3. Results

3.1. Body Weights and Blood Glucose Level

Diabetic rabbits showed continuous decrease in body weights. Controls showed continuous increase in weights except at four weeks when implants were placed (Figure 5(a)). High blood glucose level over 300 mg/dL was achieved after injection of alloxan and maintained throughout the experiment. Controls showed less variable blood glucose level ranging from 105 to 143 mg/dL (Figure 5(b)).

fig5
Figure 5: (a) Average body weights of alloxan-induced diabetic rabbit throughout the 8-week experimental period. (b) Blood glucose levels of alloxan-induced diabetic rabbit throughout the 8-week experimental period.
3.2. Comparative Analysis of Microstructure of Bone

As for bone-volume fraction and trabecular number, similar result was found in cortical bone between the controls and diabetic rabbits. In bone marrow, however, diabetic rabbits showed smaller bone-volume fraction and trabecular number than the controls. Trabecular thickness was slightly higher in both cortical bone and bone marrow between the control and diabetic groups. Diabetic rabbits had less trabecular separation in cortical bone, but more trabecular separation in bone marrow (Table 1).

tab1
Table 1: Three-dimensional bone microstructure analysis in cortical and bone marrow area.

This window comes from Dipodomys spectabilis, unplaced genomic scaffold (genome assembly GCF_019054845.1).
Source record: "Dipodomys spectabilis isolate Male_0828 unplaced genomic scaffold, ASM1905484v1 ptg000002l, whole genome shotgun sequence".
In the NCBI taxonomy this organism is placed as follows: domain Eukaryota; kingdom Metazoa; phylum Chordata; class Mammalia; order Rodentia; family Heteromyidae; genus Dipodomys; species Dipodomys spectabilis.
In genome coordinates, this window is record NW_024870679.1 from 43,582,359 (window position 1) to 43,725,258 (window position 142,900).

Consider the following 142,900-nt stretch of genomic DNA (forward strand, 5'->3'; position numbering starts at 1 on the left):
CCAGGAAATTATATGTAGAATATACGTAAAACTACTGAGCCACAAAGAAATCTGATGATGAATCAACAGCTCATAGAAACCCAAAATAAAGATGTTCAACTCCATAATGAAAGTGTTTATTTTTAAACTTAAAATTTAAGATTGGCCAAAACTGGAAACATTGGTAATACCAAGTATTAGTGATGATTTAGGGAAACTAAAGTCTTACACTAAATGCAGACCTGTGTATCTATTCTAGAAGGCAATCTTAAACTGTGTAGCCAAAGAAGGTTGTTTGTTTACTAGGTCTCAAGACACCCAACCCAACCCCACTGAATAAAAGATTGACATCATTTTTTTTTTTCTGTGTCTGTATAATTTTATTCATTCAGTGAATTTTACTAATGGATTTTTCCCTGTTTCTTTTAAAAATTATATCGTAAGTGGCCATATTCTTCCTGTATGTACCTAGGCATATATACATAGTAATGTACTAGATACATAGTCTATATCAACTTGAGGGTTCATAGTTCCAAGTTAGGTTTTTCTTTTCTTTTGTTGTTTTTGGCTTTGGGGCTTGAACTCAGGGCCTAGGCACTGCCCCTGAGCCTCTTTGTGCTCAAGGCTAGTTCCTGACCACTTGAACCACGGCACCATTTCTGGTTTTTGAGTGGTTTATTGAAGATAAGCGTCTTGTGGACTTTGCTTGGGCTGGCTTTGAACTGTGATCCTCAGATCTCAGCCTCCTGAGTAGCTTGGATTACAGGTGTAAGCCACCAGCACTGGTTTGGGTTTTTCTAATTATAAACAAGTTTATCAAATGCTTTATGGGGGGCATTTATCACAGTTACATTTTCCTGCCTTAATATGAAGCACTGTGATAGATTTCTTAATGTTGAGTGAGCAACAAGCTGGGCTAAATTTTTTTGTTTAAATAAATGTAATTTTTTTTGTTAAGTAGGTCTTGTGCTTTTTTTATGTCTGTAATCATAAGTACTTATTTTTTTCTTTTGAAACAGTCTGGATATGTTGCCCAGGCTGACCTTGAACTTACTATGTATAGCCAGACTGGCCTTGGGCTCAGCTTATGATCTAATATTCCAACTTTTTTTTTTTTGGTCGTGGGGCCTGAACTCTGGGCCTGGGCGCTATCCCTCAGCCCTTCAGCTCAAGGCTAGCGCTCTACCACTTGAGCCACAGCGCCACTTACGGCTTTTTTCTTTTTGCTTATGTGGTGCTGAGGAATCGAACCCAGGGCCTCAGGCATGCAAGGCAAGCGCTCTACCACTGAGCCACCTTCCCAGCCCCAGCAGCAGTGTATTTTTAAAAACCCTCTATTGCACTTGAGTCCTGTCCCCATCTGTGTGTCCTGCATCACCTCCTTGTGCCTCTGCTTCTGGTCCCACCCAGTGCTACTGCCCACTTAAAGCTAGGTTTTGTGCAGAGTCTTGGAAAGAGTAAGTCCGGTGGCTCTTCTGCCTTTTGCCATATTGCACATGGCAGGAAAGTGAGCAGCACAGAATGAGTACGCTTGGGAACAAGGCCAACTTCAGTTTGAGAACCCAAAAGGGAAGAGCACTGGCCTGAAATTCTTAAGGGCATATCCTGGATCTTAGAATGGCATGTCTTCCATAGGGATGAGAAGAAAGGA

3.3. Maximum Torque and Total Energy

When compared to the controls, maximum insertion torque was smaller in diabetic rabbits without statistical significance. In diabetic group, maximum insertion torque was higher in SD system without statistical significance. In control group, SD and ST systems showed similar results. Total insertion energy was significantly higher in SD system in both diabetic and control groups ( value < 0.01). Maximum removal torque and total removal energy were similar regardless of placement method and diabetics (Table 2).

tab2
Table 2: Maximum torque (Ncm) and total energy (J) during insertion and removal.
3.4. Histomorphometric Analysis of Peri-Implant Bone

Mini-implants in this study maintained stability until the completion of the experiment and showed 100% success rate. In cortical bone, all values were similar regardless of placement method and diabetes (Table 3). Trabecular separation was significantly higher in diabetic rabbits than in controls (). Bone volume/tissue volume and trabecular thickness were smaller in a diabetic group. In both diabetic and control groups, the SD system showed higher bone volume/tissue volume and trabecular thickness. But there was no statistical significance. The number of trabecular was smaller in diabetic group than in control group. In diabetic group, trabecular was more abundant in SD system and in control group. No significant difference was found between SD and ST mini-implants (Table 4).